The book is somewhat deceptively described as a "road trip novel," the actual trip doesn't begin until 100 pages in. However, that turned out not to matter. Veteran and father of three adult children, Bill Warrington is beginning to develop Alzheimer's. Because his granddaughter April wants to visit San Francisco (in order to become a famous singer), and his three children aren't close to each other (or him), he arranges a trip with her without telling her mom. However, he provides clues to their destination for his three children which can only be pieced together by collaboration.
This book fulfilled all my criteria for a great read: flawed but likeable characters, well-paced, showing rather than telling, and the author answered the question some neglect mainly: Why should the reader care about these characters? What's the point of sticking it out until the end with them?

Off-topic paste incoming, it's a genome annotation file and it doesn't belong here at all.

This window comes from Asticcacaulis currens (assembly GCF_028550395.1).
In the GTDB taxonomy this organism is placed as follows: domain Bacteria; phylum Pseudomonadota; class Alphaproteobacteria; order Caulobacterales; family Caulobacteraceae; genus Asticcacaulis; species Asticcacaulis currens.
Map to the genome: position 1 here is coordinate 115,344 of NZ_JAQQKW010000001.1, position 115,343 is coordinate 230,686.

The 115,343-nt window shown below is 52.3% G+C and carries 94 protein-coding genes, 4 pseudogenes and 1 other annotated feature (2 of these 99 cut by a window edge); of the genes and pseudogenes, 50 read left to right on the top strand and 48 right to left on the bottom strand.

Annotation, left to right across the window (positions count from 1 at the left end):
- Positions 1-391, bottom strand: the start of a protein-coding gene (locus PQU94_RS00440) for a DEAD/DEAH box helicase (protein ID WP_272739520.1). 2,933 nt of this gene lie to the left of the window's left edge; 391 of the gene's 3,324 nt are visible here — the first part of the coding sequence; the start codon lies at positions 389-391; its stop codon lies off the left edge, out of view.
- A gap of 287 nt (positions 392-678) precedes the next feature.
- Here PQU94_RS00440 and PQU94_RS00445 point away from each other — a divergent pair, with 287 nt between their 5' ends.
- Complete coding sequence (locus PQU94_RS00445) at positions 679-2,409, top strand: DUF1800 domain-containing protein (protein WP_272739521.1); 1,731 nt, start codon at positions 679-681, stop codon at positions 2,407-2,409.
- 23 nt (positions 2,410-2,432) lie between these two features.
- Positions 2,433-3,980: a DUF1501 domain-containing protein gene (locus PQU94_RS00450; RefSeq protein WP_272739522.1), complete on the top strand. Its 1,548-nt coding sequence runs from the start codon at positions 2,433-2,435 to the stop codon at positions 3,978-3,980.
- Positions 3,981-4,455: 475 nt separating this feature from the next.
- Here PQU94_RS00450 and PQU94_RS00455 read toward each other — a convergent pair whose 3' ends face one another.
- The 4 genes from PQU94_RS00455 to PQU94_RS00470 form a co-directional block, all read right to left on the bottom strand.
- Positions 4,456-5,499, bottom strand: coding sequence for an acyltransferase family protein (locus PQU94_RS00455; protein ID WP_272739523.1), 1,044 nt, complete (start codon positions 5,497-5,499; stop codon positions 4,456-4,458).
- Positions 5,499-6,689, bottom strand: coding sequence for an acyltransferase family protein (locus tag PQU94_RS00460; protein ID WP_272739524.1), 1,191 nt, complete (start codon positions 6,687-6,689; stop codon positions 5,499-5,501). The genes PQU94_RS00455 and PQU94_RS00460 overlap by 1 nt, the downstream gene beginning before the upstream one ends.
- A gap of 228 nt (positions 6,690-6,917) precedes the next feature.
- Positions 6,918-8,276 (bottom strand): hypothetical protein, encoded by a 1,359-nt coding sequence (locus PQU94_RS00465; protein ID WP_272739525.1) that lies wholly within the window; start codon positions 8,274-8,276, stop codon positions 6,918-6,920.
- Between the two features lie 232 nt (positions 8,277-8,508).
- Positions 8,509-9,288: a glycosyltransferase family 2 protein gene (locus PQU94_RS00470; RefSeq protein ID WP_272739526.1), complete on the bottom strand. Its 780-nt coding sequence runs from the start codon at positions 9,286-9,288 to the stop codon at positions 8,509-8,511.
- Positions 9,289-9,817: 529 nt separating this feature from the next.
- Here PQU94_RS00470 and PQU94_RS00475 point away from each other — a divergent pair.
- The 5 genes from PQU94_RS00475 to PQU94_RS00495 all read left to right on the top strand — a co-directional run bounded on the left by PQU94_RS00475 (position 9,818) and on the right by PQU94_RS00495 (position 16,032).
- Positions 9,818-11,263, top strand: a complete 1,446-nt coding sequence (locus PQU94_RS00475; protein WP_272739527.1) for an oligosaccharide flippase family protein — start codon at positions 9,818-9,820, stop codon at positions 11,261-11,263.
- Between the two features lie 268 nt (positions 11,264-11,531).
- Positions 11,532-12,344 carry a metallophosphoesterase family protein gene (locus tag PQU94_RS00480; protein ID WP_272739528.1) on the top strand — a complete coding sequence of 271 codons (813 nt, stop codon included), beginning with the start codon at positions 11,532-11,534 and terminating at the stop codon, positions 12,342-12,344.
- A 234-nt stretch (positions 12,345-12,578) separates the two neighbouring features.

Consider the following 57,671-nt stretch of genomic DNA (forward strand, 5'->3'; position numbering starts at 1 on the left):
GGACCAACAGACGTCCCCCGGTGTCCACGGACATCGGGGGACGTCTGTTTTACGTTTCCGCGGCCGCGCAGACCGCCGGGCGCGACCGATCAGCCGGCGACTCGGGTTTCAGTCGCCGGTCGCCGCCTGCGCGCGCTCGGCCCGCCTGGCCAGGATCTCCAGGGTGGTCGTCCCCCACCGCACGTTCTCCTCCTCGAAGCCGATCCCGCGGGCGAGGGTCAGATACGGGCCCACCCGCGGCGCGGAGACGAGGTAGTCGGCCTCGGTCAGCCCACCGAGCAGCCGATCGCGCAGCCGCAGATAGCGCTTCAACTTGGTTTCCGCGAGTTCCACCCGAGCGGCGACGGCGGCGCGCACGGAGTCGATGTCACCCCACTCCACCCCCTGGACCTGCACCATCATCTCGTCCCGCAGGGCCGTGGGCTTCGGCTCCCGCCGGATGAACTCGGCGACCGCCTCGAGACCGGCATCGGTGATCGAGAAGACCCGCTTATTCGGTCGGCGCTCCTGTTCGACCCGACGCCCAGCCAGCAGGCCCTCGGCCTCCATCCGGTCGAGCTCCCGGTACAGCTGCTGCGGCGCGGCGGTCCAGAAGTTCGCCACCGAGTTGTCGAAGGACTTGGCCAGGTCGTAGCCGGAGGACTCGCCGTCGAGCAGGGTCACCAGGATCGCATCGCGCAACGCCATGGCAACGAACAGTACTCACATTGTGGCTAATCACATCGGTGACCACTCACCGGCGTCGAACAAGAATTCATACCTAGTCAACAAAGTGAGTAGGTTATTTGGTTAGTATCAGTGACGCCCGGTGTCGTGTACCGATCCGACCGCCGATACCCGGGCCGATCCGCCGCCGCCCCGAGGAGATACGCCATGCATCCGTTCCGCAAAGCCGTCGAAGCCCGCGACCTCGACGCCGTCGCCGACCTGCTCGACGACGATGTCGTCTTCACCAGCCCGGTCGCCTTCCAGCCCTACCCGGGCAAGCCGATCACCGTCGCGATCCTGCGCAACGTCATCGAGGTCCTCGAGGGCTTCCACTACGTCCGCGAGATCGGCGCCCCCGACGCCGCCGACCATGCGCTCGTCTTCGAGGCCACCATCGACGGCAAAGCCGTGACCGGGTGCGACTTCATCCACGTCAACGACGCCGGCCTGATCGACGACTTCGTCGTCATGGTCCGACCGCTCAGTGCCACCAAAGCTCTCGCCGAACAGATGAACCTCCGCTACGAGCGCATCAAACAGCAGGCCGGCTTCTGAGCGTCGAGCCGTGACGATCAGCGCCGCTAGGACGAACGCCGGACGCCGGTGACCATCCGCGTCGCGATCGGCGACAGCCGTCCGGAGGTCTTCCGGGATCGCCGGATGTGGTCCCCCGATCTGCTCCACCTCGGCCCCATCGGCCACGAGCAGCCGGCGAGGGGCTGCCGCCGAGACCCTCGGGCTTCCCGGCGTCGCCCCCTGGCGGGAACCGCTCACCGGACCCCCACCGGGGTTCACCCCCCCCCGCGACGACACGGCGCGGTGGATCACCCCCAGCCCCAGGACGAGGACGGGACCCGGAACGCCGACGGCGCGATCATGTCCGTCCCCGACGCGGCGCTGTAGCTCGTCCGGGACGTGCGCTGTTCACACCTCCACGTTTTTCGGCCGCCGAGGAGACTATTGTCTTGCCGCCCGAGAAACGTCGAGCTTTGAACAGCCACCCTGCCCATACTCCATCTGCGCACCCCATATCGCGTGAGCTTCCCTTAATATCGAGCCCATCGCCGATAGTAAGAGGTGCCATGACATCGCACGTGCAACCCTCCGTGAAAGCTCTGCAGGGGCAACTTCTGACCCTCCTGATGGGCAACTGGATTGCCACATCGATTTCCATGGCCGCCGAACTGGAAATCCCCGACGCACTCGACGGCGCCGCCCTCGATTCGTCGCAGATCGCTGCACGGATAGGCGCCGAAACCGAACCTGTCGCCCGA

i read so many books, particularly first novels, in which the author seems to be working overtime to convince me of his/her cleverness, precocity and ability to use Very Big Words where a simple one would do fine instead. It's not that I don't enjoy "flowery" language or unique metaphors, just not to the point where it becomes prententious. As a writer myself, I know that "just telling a story" and making it look seamless is a lot harder than it looks, and I applaud Mr. King for bringing it off here.
(Note to Hollywood: Stop doing remakes of eighties movies and Saturday Night Live sketches and consider optioning this instead. Please.)
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